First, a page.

Hydrodynamics V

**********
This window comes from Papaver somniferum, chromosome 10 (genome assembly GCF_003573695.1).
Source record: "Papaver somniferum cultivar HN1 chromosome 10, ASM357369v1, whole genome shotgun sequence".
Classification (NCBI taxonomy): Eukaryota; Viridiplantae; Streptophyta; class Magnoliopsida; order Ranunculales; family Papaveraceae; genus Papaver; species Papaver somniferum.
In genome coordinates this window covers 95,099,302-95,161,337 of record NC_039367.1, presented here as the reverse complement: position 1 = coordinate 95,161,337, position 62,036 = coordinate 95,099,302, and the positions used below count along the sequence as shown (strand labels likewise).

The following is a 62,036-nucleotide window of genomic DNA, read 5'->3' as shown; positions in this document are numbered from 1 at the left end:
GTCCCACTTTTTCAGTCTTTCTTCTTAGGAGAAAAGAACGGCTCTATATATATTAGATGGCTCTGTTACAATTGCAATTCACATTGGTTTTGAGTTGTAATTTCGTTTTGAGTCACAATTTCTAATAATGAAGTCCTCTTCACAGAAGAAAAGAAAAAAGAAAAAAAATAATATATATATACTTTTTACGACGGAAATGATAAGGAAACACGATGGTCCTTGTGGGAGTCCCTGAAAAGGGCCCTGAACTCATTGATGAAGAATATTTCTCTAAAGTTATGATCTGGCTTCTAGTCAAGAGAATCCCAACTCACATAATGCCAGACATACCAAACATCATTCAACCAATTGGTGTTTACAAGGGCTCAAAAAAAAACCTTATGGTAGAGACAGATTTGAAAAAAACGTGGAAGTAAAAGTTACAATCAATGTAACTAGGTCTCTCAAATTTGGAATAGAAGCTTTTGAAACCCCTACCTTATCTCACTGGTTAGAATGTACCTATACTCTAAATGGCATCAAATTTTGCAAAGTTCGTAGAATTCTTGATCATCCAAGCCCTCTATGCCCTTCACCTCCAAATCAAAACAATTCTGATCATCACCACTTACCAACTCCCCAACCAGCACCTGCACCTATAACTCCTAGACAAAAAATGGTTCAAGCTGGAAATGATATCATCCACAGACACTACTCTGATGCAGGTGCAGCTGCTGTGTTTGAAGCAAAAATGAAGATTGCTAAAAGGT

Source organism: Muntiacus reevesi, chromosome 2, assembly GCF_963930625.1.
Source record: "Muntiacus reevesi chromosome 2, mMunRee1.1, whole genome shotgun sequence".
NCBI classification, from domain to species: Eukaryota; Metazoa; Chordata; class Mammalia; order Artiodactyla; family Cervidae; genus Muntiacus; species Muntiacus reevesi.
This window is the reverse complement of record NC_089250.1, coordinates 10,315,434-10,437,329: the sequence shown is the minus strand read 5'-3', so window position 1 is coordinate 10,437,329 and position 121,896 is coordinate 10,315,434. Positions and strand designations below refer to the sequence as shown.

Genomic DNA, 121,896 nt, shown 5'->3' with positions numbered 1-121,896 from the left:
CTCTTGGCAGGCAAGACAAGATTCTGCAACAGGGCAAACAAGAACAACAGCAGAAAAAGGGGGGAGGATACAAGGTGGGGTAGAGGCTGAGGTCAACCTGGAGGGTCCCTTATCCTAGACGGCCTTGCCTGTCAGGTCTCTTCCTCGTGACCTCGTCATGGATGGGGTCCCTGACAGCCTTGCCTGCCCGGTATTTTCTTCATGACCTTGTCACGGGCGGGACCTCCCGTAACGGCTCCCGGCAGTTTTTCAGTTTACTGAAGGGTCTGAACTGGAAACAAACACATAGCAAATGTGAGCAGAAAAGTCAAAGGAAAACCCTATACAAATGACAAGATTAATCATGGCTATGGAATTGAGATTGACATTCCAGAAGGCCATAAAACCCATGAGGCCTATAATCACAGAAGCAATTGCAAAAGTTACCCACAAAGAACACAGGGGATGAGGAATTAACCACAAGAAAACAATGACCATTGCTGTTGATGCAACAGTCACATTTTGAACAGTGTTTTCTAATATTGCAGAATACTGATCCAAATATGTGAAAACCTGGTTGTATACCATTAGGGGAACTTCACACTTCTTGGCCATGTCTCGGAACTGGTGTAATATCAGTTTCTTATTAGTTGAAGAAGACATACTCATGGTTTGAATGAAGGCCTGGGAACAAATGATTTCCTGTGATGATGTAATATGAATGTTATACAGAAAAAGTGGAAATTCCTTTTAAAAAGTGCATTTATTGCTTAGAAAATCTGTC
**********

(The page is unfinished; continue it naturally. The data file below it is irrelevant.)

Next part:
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PROCEEDINGS OF THE FOURTH INTERNATIONAL CONFERENCE ON ITYDRODYNAMICS / YOKOHAMA / 7-9 SEPTEMBER 2OOO HYDRODYNAMICSV Theory andApplications Edited by Y.Goda, M.Ikehata& K.Suzuki Yoko ham a Nat i onal Univers ity OFFPRINT IAHR1- S=== @ a' AIRH ICHD2000Local OrganizingCommittee lYokohama I 2000 Modeling of Strongly Nonlinear Internal Gravity Waves WooyoungChoi Theoretical Division and Center for Nonlinear Studies Los Alamos National Laboratory, Los Alamos, NM 87545,USA Abstract being able to account for full nonlinearity of the problem but this simple idea has never been suc- We consider strongly nonlinear internal gravity cessfully realized. Recently Choi and Camassa waves in a multilayer fluid and propose a math- (1996, 1999) have derived various new models for ematical model to describe the time evolution of strongly nonlinear dispersive waves in a simple large amplitude internal waves. Model equations two-layer system, using a systematic asymptotic follow from the original Euler equations under expansion method for a natural small parame- the sole assumption that the waves are long com- ter in the ocean, that is the aspect ratio between pared to the undisturbed thickness of one of the vertical and horizontal length scales. Analytic fluid layers. No small amplitude assumption is and numerical solutions of the new models de- made. Both analytic and numerical solutions of scribe strongly nonlinear phenomena which have the new model exhibit all essential features of been observed but not been explained by using large amplitude internal waves, observed in the any weakly nonlinear models. This indicates the ocean but not captured by the existing weakly importance of strongly nonlinear aspects in the nonlinear models. Differences between large am- internal wave propagation. An interesting point plitude surface and internal solitary waves are ad- to make is that the including strong nonlinear- dressed. ity does not simply add new nonlinear terms but change dispersive characters, from linear to non- 1 Introduction linear. Despite of recent progress, the two-layer sys- Two fundamental physical mechanisms, nonlin- tem is often too simplified to be useful for prac- earity and dispersion, play important roles in tical applications. For instance, the two-layer the evolution of long internal gravity waves com- model has not only its limited despcription of monly observed in the ocean, more generally in smoothly stratified ocean but also the lack of any stratified fluids. Under the assumption of higher-order baroclinic wave modes. Therefore weakly nonlinear and weakly dispersive, the bal- the theory needs be extended to the more general ance between these two effects leads to a re- situation relevant for real oceanic applications. markable phenomenon of solitons, very localized Here we will study a continuously stratified fluid disturbances propagating without any change in approximated by a stack ofseveral homogeneous form. However there have been a number of layers. observations of large amplitude internal waves for which the weakly nonlinear assumption is far from being realistic. For example, in the north- 2 Governing Equations western coastal area of the Unites States, Stan- For an inviscid and incompressible fluid of den- ton & Ostrovsky (1998) observed the train of sily pi, the velocity components in Cartesian tidally-generated internal waves in the form of coordinates (ut,wt) and the pressure pt (i : solitary waves depressing the 7m deep pycnocline 1,' . N) satisfy the continuity equation and up to 30m. Evidently the weakly nonlinear mod- , the Euler equations: els like the Korteweg-de Vries (KdV) equation commonly used in the community of geophysi- ui, wi" (1) cal fluid dynamics are completely irrelevant in * 0, such cases and new models need to be devel- u6 * uiu6* * wiui" -pi.rlpi, (2) oped. The theory to be desired is of course one u61luiwi**w6w4" -ptr/pt-9, (3) where .L is a typical wavelength' For finite- amplitude waves' we also assume that u;lus: OG;'lh): O(1)' (10) : where LIs is a characteristic speed chosen as [/g scalings in (9)-(10), we Gh)t|". Based on the non-dimensionalize all physical variables as n : Lr*, z : hz*, 1: (LlUs)t., ) (tl) Ci: hei, pi: biu&)pi, l ui : Uout, wi : eUowi' ) and assume that all variables with asterisks are O(1) in e. by integrating (i)-(2) across the i-th laver Figure 1: A multi-laYer sYstem the boundary con- ?lt+r < z < rli) and imposing ditions (4)-(6)' we obtain the layer-mean equa- acceleration and sub- where g is the gravitational tions (Wu J.981): scripts with respect to space and time represent For a stable stratiflcation' (12) puriiul difierentiation. uu+ (Hrtr),:0, Ht:nt- Tr+t, pi < pi+\ is assumed . The boundary condi- the i- -HIFG, (13) iions at the upper and lower interfaces of (Hfia)t+ (ntun;),: th layer require the continuity of normal velocity is defined as and pressure: where the layer-mean quantity / 2:r1i@'t)' (4) nit+ucrlir:wi, at (r,z,t)dz, (14) !(n,t1: ; I::.,f : at 2 : r1aa1(t't)' (5) \t+t1l uirli+lr ui, and we have dropped the asterisks for simplic- pi = pi-r at 7 : r1i(x',t) (6) ity. The quantities ufi and p1r prevent closure the location In (4)-(6), nt@,t) (d : 1,''' , N) is oi the .yste* of layer-mean equations (12)-(13)' given by of ttr" tpp"t interface of the i-th layer The following analysis will therefore focus on ex- pressing these quantities in terms of 14 and ul to nr: et-'i n,, (7) close the sYstem. j=t The vertical momentum equation (3) for the be written as i-th i-th layer can where h1 is the undisturbed thickness of the interfacial displacement' Iayer and (1(r,t) is the : -L - "l*0, * u'iwir r wi'wi"f' (15) be Pt, TLe position of the bottom, nv+t(n,t) can written as Hence, we can seek an asymptotic expansion of e2, N f : (ua,wi,pt) in Powersof : (n+r -Dni: (r+r - h, (8) ?N+1 (16) j=1 !(r,z,t):1(o) a e27$)*Ot'+'' (1,,11(z,t) is the bottom topography and :0, 1,' ' " where where /(-) : O(1) for m h is the total dePth. Ilom (15)-(16), after imposing the pressure (6)' continuity across the interface given by the 3 Nonlinear DisPersive Model leading-order Pressrue Pr(o) is (o): -e - rt)+ Pi@,t), (17) Under the assumption that the thickness of each p Iayer is much smaller than the characteristic where P;(r, t) : paa(x,r1l,J) is the pressureat wavelength, we have the following scaling relation of the ith layer' For i : 1' from the continuity equation the upper surface betweerrzl arrd wi, p1 : since the upper boundary is free, we impose (1), at' z :4r, instead of (6), where P1 is wtlut : O(hil L) : O(e) 4<I, (9) Py(t,t) the.'knowq,atposphericpressure. By'substit;rting For l ( i ( fl, (27)-(28) determines the evolu- (16)-(17)into (2), one obtains tion of 2-l[-un]nowns, E4 and.q;, while Pais given by the following recursionformula obtainedfrom u[o):ulo)@,t) if urLo):o (17) (26): ,at 1:ou, and - - Notice that condition (18) is automatically sat- Pi+r : Pt,i pr (ono Lon*o" uor,n). (29) isfied if we assumethat the flow is initi{tlly'ino- tational (Choi & Camassa1996). From ({), *e Theseequations have been derived under the sole ca,nnovv obtain the leading-order vertical'velodity assumption that the waves a,re long compa,red ut(o) tutt.*tot the kinematicboundary cbndition wlth the'water depth and we'have imposedno (5) at the interfaceas assumption on wave amplitude. The kinematic equation (27) is exact, while the dyna,rnicequa- .[o) : -1uaf))Q - rto+r,)* D$1r+t, (19) ti6ns (28)-(29) have non-hidioStatic contribu- tioirs coriect up to O(e2). where D; stands for material derivative, Even for rigidJid approximation ((r : 0), the ' Dt: 0t t un(016, (20) system :ot (27\-(28) is still tralid if Pr is regarded as unknown pressureat the top bounda,ry. Fbom (16) and (18), it can be easily shownthat Hru,-U: H;'E'idt+ O(eA), (2L) 4 Hydrostatic Approximation so that the layer-mean horizontal mormentum When we neglectdispersive effects (say ai : bi: equation (13) fn dlmbnsionlessform becomes 0), we recoverthe hydrostatic equationsfor mul- (i : il**Etdu - -P;; + O(ea). (22) tilayersystem L,." , N): At O(e2),from (15)-(16) and (19), the equa- H6+ (HtU),:0, Ht=qa-rli+r, (30) tion for pr(1)is du'41*Tilfra, -l /ort + SL Hj, * grtt+t, puLi) -L.ulo'+ui(o)ui(o) +wn@wn@ll \-r)r i=l rt : aa@,t)(z- \e+i 'f ba(r,t)' (23) = -Prrlh,(31) In equation (23), a; and bl are definedas where (29) has been used. ' a6(x,t):-u;6 *fr;Ttir, - (6tn)' , (24) ba(x,t): -D;2rh+t, (25) 5 One-layer System where we'have used E; : vo(o) + O(e2)' After For the'.case of a honogeneous 'layer (1V - 1), integrating (23) with respect to z and imqosing equations (27)-(28) reduce to the system of equa- the dyna,mic boundary condition in (6), we ob- tions derivedby Green& Naghdi (1976)by using tain pa(1); the director sheet theory. Without any topogra- pressure - - - phy- at the bottom gnd exlernal at the p'(L): t"nl@ nr+t)2(no nn*r)"] &&eesurface (ez : h,: 0), equations(27)-(28) + urlk- q+L).-(a - ru,)] . (zo) possessthe solitary wave solution given by (r(x) : aseeh2(kx), X : n - ct, (32) Fbom'(lD'and (26), we can find ffi;',the right-hand-si{g term of the horizontal moderr- .,.